Umbilical cord blood banks use two methods to store frozen umbilical cord blood (UCB): red cell reduction (RCR) or plasma depletion (PD). The RCR method centrifuges cord blood in hetastarch or albumin to isolate 21 ml of cord blood containing mostly white blood cells, adds 4 ml of 50%
dimethyl sulfoxide (DMSO), and then freezes the resulting 25 ml of cell suspension. The PD method removes plasma, saves all the cells, and freezes the cells in 10% DMSO. PD UCB units are cheaper to process but more expensive to store and somewhat more troublesome to thaw. However, when properly
thawed and washed, PD UCB units have as many or more total nucleated cells (TNCs), CD34+ cells, and colony-forming units (CFU) than RCR units. Two studies suggest that PD units have 20‐25% more TNCs, MNCs, and CD34+ cells, as well as two to three times more CFU
than RCR units. Higher TNC, CD34+, and CFU counts predict engraftment rate with faster neutrophil and platelet recovery. PD units have high engraftment rates with low mortality and high disease-free survival, comparable with clinical results of treatments with RCR units. One recent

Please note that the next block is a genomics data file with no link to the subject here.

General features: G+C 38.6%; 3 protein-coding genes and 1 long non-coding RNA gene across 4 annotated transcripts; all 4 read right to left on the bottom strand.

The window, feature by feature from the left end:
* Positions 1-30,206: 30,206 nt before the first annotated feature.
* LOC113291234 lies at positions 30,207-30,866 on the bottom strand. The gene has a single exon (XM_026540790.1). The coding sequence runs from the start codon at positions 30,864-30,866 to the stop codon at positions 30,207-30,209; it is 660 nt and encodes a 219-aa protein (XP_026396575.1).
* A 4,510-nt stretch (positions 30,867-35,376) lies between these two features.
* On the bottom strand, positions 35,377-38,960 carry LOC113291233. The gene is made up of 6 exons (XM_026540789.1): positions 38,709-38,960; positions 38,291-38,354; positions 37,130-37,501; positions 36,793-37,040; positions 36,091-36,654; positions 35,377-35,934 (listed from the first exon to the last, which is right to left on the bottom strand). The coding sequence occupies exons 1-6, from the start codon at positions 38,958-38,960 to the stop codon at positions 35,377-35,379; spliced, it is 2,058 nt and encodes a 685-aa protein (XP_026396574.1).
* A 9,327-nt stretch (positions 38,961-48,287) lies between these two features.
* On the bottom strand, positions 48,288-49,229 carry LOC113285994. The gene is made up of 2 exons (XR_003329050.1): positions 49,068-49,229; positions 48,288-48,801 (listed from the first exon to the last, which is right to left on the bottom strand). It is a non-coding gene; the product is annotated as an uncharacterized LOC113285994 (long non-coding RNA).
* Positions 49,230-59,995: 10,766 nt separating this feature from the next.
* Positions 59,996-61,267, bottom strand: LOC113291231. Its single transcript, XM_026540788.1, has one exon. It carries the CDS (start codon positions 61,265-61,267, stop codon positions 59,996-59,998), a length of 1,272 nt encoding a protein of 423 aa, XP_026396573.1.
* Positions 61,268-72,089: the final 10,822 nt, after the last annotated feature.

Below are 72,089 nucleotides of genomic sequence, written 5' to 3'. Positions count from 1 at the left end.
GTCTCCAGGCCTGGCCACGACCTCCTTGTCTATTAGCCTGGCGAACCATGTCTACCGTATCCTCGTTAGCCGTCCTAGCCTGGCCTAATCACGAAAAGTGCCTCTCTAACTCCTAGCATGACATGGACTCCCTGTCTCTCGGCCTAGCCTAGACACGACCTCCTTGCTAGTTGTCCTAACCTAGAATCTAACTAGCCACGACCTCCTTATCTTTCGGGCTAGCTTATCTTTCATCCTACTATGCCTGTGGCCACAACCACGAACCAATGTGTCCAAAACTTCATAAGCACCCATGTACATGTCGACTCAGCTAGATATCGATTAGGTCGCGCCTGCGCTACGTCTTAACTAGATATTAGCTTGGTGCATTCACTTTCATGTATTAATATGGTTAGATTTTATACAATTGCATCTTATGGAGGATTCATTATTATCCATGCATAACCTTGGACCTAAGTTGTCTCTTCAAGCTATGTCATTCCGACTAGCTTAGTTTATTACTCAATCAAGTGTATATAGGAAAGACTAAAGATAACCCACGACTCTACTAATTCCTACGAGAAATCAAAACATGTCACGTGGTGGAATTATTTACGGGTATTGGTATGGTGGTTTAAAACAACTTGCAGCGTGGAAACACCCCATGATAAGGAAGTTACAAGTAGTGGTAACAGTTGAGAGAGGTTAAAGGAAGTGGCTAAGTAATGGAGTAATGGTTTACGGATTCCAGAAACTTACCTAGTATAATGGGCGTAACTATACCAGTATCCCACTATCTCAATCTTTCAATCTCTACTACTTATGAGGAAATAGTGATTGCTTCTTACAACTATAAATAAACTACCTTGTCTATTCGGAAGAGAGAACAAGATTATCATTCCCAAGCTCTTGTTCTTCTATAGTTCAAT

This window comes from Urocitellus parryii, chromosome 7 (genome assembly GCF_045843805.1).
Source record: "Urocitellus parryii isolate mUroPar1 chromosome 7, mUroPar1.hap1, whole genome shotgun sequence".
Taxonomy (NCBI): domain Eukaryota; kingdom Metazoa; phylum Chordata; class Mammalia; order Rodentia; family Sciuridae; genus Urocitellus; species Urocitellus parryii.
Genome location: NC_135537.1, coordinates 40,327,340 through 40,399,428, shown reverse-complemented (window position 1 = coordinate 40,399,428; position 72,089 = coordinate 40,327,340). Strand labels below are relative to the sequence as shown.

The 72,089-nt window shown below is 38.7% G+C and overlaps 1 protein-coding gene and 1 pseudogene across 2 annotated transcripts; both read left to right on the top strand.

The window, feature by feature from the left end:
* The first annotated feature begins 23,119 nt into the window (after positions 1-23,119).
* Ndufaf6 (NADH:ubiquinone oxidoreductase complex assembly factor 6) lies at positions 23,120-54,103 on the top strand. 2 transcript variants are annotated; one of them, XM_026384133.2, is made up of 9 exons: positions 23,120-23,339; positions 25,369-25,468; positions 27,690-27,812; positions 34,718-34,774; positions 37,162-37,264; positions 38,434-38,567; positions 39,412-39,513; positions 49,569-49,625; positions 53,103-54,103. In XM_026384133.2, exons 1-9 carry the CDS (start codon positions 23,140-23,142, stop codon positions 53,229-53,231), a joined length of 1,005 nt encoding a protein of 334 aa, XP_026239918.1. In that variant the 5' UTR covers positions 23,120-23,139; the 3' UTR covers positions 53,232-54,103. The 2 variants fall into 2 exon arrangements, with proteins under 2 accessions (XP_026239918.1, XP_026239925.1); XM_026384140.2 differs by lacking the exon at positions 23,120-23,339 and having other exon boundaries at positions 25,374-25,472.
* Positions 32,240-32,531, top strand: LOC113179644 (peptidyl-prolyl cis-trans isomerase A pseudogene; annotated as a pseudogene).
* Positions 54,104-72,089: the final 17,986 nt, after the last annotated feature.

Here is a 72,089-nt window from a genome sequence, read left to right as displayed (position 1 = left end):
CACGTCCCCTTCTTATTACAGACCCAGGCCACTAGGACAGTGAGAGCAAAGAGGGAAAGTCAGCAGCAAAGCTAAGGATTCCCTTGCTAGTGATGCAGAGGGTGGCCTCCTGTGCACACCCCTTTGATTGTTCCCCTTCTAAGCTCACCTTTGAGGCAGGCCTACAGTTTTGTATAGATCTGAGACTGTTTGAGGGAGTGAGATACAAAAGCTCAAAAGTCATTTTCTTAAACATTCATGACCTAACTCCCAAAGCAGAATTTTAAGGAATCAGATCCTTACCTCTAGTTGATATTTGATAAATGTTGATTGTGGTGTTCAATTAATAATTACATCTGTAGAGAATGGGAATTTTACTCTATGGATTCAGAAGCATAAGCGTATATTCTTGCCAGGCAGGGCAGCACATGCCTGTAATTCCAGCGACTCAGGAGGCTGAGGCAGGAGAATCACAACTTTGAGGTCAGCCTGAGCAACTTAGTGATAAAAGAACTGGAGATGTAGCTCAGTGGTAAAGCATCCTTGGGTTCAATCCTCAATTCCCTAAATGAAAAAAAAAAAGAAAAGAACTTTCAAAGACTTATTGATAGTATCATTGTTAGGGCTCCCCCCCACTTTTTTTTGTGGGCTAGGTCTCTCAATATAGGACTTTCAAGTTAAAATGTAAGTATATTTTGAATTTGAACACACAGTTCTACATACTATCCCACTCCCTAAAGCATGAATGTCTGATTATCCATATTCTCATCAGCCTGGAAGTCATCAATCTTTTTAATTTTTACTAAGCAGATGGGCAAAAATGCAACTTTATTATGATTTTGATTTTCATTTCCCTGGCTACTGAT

series of studies suggests that PD units are more effective for treating thalassemia with 2-year survival rates of 88%, disease-free survival rates of 74%, and 100% cure rate for children under age 7, compared to only 61% overall survival and 23% disease-free survival rate in thalassemic children
treated with RCR units. These findings suggest that PD units not only have more TNCs, CD34+ cells, and CFU than RCR units but also have high engraftment rates and may be more effective for treating certain conditions such as β-thalassemia.
Department of Cell Biology and Neuroscience, Rutgers, State University of New Jersey, Piscataway, NJ, USA
Publication date: April 9, 2014
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